At its meeting on 4/22, the Ad Hoc Committee on Interdistrict Educational Cost Savings voted to explore the possibility of operating a single school under the joint authority of Hampton and Scotland. Using this year's numbers, such a school would house approximately 160 students. At this early stage, it is impossible to determine the ultimate impact on town finances, but Hampton and Scotland both spend in excess of $2 million to operate their individual schools, and it is reasonable to think that a single school would cost significantly less. To put it another way, this arrangement might be our best hope of keeping our grade schools sustainable, while maintaining local control.
The committee decided to look into two questions. First, how could such a school be governed such that the two towns maintain their direct control? The state allows school boards to create cooperative agreements, and our intention is to see if we can fashion one of those that gives each town an equal say in the operation of the school.
Second, the committee has determined that educational considerations must be part of the discussion from the beginning. Saving money alone is not a sufficient reason to make such a major change, so we want to have an idea of what such a school would offer.
I have already heard from residents concerned that forming another committee to look into educational reform creates a level of instability that is bad for teachers, students, and the towns as a whole. That is a valid point. Our towns do have a reputation, mostly earned, for unsettled educational systems. But I would point out that there are reasons for this: namely, the combination of declining populations and increasing demands on the schools to provide a myriad of services to students. Fewer people are footing a higher bill to educate a dwindling number of students--this cannot be sustained. And while ongoing discussion may have some negative impact on real estate values, our home prices are already suppressed by the high taxes we pay, even compared to neighboring towns. Not to look into alternatives, even at the cost of a perception of instability and the risks it entails, would be irresponsible.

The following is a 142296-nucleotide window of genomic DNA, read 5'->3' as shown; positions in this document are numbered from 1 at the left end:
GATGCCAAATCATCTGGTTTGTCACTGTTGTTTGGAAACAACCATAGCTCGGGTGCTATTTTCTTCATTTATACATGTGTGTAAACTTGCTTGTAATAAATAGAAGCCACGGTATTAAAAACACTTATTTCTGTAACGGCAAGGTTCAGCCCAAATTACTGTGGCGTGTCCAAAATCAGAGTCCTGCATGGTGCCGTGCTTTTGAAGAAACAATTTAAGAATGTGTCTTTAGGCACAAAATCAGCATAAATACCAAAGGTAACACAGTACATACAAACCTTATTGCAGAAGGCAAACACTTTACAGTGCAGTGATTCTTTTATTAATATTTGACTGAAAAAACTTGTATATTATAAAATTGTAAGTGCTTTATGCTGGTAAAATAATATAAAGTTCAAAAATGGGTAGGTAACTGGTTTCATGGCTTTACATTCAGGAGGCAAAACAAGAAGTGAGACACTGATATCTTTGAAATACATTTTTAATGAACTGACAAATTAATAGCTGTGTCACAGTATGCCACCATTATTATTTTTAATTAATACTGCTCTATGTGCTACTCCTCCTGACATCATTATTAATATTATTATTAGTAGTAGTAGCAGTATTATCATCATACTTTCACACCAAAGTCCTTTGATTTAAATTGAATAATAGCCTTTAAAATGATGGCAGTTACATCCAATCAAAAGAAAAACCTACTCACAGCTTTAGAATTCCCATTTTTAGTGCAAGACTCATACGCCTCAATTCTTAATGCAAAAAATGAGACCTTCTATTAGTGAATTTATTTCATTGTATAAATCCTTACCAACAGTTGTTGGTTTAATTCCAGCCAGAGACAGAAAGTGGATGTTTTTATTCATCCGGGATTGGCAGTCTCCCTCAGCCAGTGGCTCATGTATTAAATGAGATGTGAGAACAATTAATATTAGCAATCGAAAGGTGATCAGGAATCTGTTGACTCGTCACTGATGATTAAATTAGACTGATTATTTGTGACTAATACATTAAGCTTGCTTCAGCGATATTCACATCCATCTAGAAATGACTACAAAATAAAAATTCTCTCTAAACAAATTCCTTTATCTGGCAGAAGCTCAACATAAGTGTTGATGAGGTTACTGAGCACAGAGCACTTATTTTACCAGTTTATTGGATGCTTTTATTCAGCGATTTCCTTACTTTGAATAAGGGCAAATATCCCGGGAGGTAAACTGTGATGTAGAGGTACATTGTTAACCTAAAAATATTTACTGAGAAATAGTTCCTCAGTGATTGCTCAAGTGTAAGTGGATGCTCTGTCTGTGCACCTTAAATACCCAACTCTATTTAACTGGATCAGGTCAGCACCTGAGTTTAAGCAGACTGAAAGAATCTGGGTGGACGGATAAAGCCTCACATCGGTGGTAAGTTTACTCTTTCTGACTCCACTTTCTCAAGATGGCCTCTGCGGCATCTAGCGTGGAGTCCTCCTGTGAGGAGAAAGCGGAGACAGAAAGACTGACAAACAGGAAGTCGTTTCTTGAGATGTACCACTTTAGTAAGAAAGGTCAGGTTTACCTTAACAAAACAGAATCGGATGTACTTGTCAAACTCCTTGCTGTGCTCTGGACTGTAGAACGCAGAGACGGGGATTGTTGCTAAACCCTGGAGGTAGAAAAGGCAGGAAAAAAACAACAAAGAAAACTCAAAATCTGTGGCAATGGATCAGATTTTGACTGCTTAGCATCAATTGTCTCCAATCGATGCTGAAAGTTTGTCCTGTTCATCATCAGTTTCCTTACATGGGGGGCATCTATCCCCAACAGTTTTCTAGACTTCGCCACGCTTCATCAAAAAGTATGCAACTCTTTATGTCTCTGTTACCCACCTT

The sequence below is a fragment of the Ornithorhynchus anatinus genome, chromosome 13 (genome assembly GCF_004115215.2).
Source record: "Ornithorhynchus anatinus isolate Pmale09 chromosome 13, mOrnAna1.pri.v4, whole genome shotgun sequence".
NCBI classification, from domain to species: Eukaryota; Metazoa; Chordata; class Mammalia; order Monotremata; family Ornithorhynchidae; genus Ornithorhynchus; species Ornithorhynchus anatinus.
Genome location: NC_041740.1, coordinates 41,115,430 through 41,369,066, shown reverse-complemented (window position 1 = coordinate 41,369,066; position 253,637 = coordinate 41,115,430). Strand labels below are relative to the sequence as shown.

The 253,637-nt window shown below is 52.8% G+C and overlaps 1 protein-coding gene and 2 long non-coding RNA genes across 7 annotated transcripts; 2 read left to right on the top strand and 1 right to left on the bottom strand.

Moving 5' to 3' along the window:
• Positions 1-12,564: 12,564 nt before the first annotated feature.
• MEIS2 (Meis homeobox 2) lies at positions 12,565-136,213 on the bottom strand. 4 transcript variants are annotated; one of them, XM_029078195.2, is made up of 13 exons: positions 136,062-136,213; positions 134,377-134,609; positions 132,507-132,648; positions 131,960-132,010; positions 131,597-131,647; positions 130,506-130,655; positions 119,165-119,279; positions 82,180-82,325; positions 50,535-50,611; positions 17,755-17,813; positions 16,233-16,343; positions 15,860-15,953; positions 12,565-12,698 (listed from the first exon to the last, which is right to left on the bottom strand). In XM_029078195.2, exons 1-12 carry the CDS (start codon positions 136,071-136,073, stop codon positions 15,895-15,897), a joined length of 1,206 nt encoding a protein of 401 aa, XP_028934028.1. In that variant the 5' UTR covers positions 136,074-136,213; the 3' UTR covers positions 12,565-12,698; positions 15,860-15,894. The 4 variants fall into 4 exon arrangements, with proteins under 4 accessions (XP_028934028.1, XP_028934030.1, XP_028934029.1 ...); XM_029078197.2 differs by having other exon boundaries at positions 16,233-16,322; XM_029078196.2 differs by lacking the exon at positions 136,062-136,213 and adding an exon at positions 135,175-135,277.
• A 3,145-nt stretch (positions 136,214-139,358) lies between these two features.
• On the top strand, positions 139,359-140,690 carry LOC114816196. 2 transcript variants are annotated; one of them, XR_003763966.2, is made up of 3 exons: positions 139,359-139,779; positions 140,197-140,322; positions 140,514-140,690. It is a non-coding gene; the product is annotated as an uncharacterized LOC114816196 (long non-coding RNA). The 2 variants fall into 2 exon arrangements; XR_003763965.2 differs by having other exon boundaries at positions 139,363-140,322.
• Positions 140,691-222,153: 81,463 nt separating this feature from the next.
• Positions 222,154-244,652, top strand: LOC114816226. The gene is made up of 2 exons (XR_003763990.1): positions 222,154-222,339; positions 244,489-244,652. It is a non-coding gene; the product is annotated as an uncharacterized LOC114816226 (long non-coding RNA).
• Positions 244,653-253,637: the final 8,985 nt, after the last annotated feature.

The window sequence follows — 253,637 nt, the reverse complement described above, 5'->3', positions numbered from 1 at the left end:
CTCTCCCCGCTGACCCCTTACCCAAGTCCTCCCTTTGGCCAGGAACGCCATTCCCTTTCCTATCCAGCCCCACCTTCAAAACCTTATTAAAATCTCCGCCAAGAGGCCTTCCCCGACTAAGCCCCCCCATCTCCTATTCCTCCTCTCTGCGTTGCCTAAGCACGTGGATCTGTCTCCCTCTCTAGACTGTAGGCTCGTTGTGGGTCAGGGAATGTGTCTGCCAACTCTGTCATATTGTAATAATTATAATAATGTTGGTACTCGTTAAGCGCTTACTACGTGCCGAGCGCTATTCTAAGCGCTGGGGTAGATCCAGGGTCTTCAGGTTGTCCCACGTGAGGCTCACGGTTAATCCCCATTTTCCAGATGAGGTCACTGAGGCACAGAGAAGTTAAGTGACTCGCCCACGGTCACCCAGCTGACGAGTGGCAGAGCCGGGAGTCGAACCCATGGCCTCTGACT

People have also asked why it is only Hampton and Scotland, and not Chaplin or other districts, that are in this discussion. There is no single answer to this question, but the most important may be practical: the two towns together have a student population that can fit comfortably into one of the buildings we already operate. It is possible that we could jointly operate a school with minimal costs for new construction or infrastructure development.
A related question is why we don't just expand Regional School District 11 into a K-12 region. Again, there is no single answer, but the last time this question was brought to referendum, it failed. I'm sure there are many reasons for this, and there is nothing to say that the question cannot be revived, but for now it seems prudent to consider a smaller move, one that can be achieved by cooperative agreements created by the two towns working together. And we should all bear in mind that it is possible that the committee will determine that this solution is not practical. The conclusion is not foregone.
Hampton and Scotland have an opportunity here to work together to create solutions to a problem that is only getting worse. And we are not alone. Rural districts around the state are experiencing similar distress. If we determine that this approach can succeed, and if the voters of the towns agree, then we might pave the the way for other towns experiencing fiscal distress driven by educational costs, but reluctant to surrender local control. It is also important to remember that the disparity between our educational needs and our resources is not going away or getting smaller, and if we don't solve this problem locally, then the state is likely to solve it for us in ways that may bring about a genuine loss of local control.
In the next weeks, we will be seeking people from each town to serve on committees that will explore each of these questions. We'd like representation from parents, educators, and citizens-at-large. Anyone interested in participating in this effort, or with questions or comments about it, should contact me at email@example.com